(1310-05-08) Inspiration Granted
Summary: A chance encounter on a very hot day leads to a meeting of the minds.
RL Date: Tuesday May 8 2018
Related: None
carenza gauge 

The Citadel

High on a promontory on the southern peninsula of Marsilikos, the Citadel stands tall and firm against the winds whipping in from the sea. Its only approach is from the north, a set of stairs carved in a coil directly into the granite of the mount, wide enough for only two to pass shoulder to shoulder, rising to meet the single gate room between the inner and outer walls of the citadel, both of travertine, white against the dark grey bedrock that rises high over the port, studded with guardposts, each flying the billowing blue banner of Marsilikos.

Within the twin walls of the citadel the granite has been leveled into a flat rectangular surface, atop which a variety of buildings have been built. The most well-fortified of these is the great octagonal watchtower, crafted in grey granite blocks which match the terrain, rising ten stories higher than the top of the citadel itself, in the top belfry of which is kept a wide array of spyglasses, alarums and masive flags to haul aloft to warn the town below of the arrival of various ships from sea. On the other side of the courtyard are two shorter granite buildings with big bronze doors, under guard all day and all night: the Treasury and Armory, respectively, of Marsilikos. There is also a wooden barracks-building to house the troops which staff the citadel, and the bulk of the citadel floor is open and used for military drills and exercises.

It is a spring day. The weather is warm and overcast.

Whatever happened to the clear skies for which Marsilikos is famed? Waiting to show up in the summer, more than not. The smudged sky leaves the wiser folk of the city hovering around awnings and away from open spaces, all too aware that the miserably fickle winds bring raindrops and a great number of showers at this time of year. They also bring relief from the muggy heat stirred up by the worst of the weather; not impossible to surmise that, at the very least, a downpour might be worth risking a good place for a glass of wine, a bit of writing, a spot of isolation from the crush of the marketplace. At least that may explain Carenza's whereabouts.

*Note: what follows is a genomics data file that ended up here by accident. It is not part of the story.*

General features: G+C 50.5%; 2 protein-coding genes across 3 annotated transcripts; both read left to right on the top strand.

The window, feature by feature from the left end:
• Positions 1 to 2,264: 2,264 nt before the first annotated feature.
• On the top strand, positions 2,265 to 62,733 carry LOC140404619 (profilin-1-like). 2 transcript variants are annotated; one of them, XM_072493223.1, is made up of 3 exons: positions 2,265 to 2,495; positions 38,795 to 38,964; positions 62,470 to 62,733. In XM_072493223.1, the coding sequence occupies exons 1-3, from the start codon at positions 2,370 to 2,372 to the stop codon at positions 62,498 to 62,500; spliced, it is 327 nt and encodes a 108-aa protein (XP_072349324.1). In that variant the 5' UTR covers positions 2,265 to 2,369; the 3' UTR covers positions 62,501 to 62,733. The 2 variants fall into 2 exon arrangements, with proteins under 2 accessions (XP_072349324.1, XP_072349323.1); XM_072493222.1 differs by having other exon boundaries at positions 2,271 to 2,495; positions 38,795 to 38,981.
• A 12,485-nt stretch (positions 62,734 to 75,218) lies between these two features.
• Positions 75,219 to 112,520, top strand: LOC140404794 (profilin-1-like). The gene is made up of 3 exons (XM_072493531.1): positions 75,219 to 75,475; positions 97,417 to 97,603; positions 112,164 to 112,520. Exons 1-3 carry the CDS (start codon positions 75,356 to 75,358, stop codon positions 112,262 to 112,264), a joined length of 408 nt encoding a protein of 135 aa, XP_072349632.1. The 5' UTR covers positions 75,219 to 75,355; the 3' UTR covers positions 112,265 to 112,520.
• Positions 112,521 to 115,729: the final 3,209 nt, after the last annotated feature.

She sits on her lushly embroidered coat, knees drawn up to support a pad upon which she writes her dreams and ideas in rapt repose. Her pen flies over the parchment, ink swallowed up as though she made paper from a desert's heart, and wove ink from the essence of a spring. Loose hair falls down her back, the gemstones scattered throughout sparkling. Diligent writing is well and good, but she maintains a distance from guards or bureaucrats.

They've their own reasons to mind her, considering that her skin alone tells them exactly her provenance; only the Mereliots have gold complexions like that, a tint said to be Eisheth's own. Though the violet eyes, no, those are far more northerly, a L'Envers byproduct that she turns dreamily towards the sea. "Inspiration, any time now. Just feel free to settle in," she murmurs to no one in particular. "Send me a sign. Or a pastry."